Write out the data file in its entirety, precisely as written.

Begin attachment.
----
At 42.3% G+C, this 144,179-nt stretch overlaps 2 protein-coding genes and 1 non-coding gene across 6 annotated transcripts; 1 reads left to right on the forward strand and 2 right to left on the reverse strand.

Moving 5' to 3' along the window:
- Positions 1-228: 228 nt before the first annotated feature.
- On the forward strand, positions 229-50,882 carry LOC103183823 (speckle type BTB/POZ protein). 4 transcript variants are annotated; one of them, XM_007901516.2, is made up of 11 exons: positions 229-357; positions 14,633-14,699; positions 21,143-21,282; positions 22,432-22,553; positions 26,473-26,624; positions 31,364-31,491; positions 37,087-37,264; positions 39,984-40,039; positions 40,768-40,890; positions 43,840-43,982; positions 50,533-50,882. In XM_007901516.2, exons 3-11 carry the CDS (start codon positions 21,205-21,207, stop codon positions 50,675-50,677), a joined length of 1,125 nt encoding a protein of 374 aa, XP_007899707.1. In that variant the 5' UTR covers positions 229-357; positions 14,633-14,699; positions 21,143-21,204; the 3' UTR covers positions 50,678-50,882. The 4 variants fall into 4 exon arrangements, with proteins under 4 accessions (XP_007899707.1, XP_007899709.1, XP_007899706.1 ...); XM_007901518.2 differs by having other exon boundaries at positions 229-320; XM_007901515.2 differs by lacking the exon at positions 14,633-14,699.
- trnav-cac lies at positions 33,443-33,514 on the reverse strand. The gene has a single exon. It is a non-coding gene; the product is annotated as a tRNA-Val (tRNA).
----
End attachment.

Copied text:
At 42.3% G+C, this 144,179-nt stretch overlaps 2 protein-coding genes and 1 non-coding gene across 6 annotated transcripts; 1 reads left to right on the forward strand and 2 right to left on the reverse strand.

Moving 5' to 3' along the window:
- Positions 1-228: 228 nt before the first annotated feature.
- On the forward strand, positions 229-50,882 carry LOC103183823 (speckle type BTB/POZ protein). 4 transcript variants are annotated; one of them, XM_007901516.2, is made up of 11 exons: positions 229-357; positions 14,633-14,699; positions 21,143-21,282; positions 22,432-22,553; positions 26,473-26,624; positions 31,364-31,491; positions 37,087-37,264; positions 39,984-40,039; positions 40,768-40,890; positions 43,840-43,982; positions 50,533-50,882. In XM_007901516.2, exons 3-11 carry the CDS (start codon positions 21,205-21,207, stop codon positions 50,675-50,677), a joined length of 1,125 nt encoding a protein of 374 aa, XP_007899707.1. In that variant the 5' UTR covers positions 229-357; positions 14,633-14,699; positions 21,143-21,204; the 3' UTR covers positions 50,678-50,882. The 4 variants fall into 4 exon arrangements, with proteins under 4 accessions (XP_007899707.1, XP_007899709.1, XP_007899706.1 ...); XM_007901518.2 differs by having other exon boundaries at positions 229-320; XM_007901515.2 differs by lacking the exon at positions 14,633-14,699.
- trnav-cac lies at positions 33,443-33,514 on the reverse strand. The gene has a single exon. It is a non-coding gene; the product is annotated as a tRNA-Val (tRNA).